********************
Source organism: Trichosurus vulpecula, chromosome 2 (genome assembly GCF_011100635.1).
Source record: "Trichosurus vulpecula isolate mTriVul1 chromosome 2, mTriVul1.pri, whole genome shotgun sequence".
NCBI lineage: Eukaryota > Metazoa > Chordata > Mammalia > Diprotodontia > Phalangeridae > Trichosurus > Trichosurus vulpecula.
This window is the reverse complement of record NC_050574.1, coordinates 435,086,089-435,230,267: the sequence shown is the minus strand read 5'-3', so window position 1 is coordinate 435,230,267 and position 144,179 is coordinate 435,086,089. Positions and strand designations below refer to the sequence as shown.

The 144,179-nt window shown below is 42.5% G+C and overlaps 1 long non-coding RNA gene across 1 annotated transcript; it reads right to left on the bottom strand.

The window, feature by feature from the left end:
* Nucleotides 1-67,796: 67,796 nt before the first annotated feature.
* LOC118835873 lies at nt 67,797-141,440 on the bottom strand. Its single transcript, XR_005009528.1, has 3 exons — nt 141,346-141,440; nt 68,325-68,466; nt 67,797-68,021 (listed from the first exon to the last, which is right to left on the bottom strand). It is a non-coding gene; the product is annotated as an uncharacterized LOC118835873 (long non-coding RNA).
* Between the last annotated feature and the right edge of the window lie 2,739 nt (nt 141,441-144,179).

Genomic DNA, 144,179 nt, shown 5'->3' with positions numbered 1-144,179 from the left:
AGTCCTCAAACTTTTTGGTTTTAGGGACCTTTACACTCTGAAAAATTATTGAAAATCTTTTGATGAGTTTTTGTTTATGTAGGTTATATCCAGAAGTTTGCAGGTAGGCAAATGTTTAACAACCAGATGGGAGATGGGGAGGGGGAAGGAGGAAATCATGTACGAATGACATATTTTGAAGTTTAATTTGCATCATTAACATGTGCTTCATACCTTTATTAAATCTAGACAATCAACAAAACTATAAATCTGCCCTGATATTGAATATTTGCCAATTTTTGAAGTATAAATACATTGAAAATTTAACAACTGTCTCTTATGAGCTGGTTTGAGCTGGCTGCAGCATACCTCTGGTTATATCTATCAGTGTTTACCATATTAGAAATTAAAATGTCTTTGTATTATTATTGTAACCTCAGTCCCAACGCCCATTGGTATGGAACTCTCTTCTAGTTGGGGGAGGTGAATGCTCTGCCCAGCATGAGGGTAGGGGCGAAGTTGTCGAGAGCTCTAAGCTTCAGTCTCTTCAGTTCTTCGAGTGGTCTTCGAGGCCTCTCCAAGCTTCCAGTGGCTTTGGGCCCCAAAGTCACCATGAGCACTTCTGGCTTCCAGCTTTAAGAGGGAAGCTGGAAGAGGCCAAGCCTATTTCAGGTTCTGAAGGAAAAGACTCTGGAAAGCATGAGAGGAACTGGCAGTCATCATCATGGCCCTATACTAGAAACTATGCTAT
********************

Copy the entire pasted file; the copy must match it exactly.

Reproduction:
Source organism: Trichosurus vulpecula, chromosome 2 (genome assembly GCF_011100635.1).
Source record: "Trichosurus vulpecula isolate mTriVul1 chromosome 2, mTriVul1.pri, whole genome shotgun sequence".
NCBI lineage: Eukaryota > Metazoa > Chordata > Mammalia > Diprotodontia > Phalangeridae > Trichosurus > Trichosurus vulpecula.
This window is the reverse complement of record NC_050574.1, coordinates 435,086,089-435,230,267: the sequence shown is the minus strand read 5'-3', so window position 1 is coordinate 435,230,267 and position 144,179 is coordinate 435,086,089. Positions and strand designations below refer to the sequence as shown.

The 144,179-nt window shown below is 42.5% G+C and overlaps 1 long non-coding RNA gene across 1 annotated transcript; it reads right to left on the bottom strand.

The window, feature by feature from the left end:
* Nucleotides 1-67,796: 67,796 nt before the first annotated feature.
* LOC118835873 lies at nt 67,797-141,440 on the bottom strand. Its single transcript, XR_005009528.1, has 3 exons — nt 141,346-141,440; nt 68,325-68,466; nt 67,797-68,021 (listed from the first exon to the last, which is right to left on the bottom strand). It is a non-coding gene; the product is annotated as an uncharacterized LOC118835873 (long non-coding RNA).
* Between the last annotated feature and the right edge of the window lie 2,739 nt (nt 141,441-144,179).

Genomic DNA, 144,179 nt, shown 5'->3' with positions numbered 1-144,179 from the left:
AGTCCTCAAACTTTTTGGTTTTAGGGACCTTTACACTCTGAAAAATTATTGAAAATCTTTTGATGAGTTTTTGTTTATGTAGGTTATATCCAGAAGTTTGCAGGTAGGCAAATGTTTAACAACCAGATGGGAGATGGGGAGGGGGAAGGAGGAAATCATGTACGAATGACATATTTTGAAGTTTAATTTGCATCATTAACATGTGCTTCATACCTTTATTAAATCTAGACAATCAACAAAACTATAAATCTGCCCTGATATTGAATATTTGCCAATTTTTGAAGTATAAATACATTGAAAATTTAACAACTGTCTCTTATGAGCTGGTTTGAGCTGGCTGCAGCATACCTCTGGTTATATCTATCAGTGTTTACCATATTAGAAATTAAAATGTCTTTGTATTATTATTGTAACCTCAGTCCCAACGCCCATTGGTATGGAACTCTCTTCTAGTTGGGGGAGGTGAATGCTCTGCCCAGCATGAGGGTAGGGGCGAAGTTGTCGAGAGCTCTAAGCTTCAGTCTCTTCAGTTCTTCGAGTGGTCTTCGAGGCCTCTCCAAGCTTCCAGTGGCTTTGGGCCCCAAAGTCACCATGAGCACTTCTGGCTTCCAGCTTTAAGAGGGAAGCTGGAAGAGGCCAAGCCTATTTCAGGTTCTGAAGGAAAAGACTCTGGAAAGCATGAGAGGAACTGGCAGTCATCATCATGGCCCTATACTAGAAACTATGCTAT